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Maryland Death Penalty

One of the nation’s oldest civil rights groups is optimistic that Maryland is a step closer to repealing the death penalty, after the Senate voted this week to repeal what the head of the NAACP called an “immoral, ineffective, racially biased, and fiscally wasteful practice.”

SEE ALSO: Enough Of ‘The Good, Racist People’

“Today’s Senate vote brings Maryland one step closer to fixing a broken justice system,” Benjamin Todd Jealous, president and CEO of the NAACP, said in a prepared statement released to NewsOne. “We are optimistic that the House of Delegates will also vote to repeal and that capital punishment will be relegated to the history books of this state.”

The Maryland Senate voted 27 to 20 to repeal the state’s death penalty after four days of heated and emotional deliberations, which put Gov. Martin O’Malley (D) on the verge of a hard-sought battle, the Washington Post reports.

The state reportedly has five men on death row.

“We must repeal the death penalty and replace it with life without the possibility of parole,” Jealous said.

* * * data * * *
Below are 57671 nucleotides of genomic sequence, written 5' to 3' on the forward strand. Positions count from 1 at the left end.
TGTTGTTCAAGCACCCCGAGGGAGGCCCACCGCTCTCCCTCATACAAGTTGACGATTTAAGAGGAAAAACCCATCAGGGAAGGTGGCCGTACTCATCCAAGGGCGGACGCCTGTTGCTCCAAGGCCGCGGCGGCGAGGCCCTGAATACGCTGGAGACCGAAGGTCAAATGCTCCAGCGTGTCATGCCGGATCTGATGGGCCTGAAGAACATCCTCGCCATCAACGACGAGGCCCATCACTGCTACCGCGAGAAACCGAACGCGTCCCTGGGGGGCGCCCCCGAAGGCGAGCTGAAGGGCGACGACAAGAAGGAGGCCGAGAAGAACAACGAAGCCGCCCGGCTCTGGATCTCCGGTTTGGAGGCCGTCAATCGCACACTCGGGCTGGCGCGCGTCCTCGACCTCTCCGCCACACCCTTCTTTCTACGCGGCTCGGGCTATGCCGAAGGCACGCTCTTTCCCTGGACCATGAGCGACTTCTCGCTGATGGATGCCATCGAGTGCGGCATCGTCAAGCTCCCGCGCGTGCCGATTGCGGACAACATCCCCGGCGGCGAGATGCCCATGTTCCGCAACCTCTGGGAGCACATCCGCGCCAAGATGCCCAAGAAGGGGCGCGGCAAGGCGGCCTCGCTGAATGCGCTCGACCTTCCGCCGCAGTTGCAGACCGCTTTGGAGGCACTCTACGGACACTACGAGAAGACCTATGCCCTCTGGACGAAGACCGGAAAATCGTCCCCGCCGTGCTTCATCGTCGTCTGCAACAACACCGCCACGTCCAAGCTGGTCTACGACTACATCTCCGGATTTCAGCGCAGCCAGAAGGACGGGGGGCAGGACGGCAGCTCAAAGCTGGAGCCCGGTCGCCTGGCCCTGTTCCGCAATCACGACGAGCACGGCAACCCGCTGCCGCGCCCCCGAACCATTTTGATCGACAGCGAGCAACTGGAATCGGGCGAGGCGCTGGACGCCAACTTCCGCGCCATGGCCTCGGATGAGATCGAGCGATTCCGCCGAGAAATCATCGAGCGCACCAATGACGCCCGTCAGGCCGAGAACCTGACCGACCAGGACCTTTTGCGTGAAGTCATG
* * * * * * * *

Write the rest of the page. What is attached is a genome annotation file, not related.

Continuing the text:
According to DeathPenaltyInfo.org, a Black male defendant from Florida is 4.8 times more likely to receive the death penalty than a White man if the victim is White, and in Mississippi, for example, that rate increases to 5.5 times, underscoring that the death penalty has — and continues to be — applied according to race.

The Washington Post reports:

The bill moves next to the House of Delegates, where repeal advocates say they are confident they have the votes. The Senate had long been viewed as the tallest hurdle for the legislation.

O’Malley’s repeal bill was introduced this session with 67 co-sponsors in the House, leaving supporters just four delegates to sway to get a majority. Del. Samuel I. Rosenberg (D-Baltimore), a champion of the legislation, said he is confident his side has the votes to prevail in coming weeks.

Maryland voters could have the final say on the issue, though.

If the bill passes the House, opponents have vowed to make use of a provision in the state Constitution that allows citizens to petition recently passed laws to the ballot, as happened with same-sex marriage last year. The outcome of a death penalty referendum would be far more certain.

A Washington Post poll last week showed that a majority of Marylanders want to keep the death penalty on the books despite widespread skepticism across the state about whether capital punishment is a deterrent to murder or is applied fairly.

Abolishing the death penalty in Maryland is part of a larger campaign being led by the NAACP and other civil rights organizations. Maryland would become the sixth state in six years to abolish the death penalty and the 18th to ban it, according to the Associated Press. It was banned in Connecticut last year. Additionally, it was banned in recent years in New Mexico, Illinois, New York, and New Jersey.

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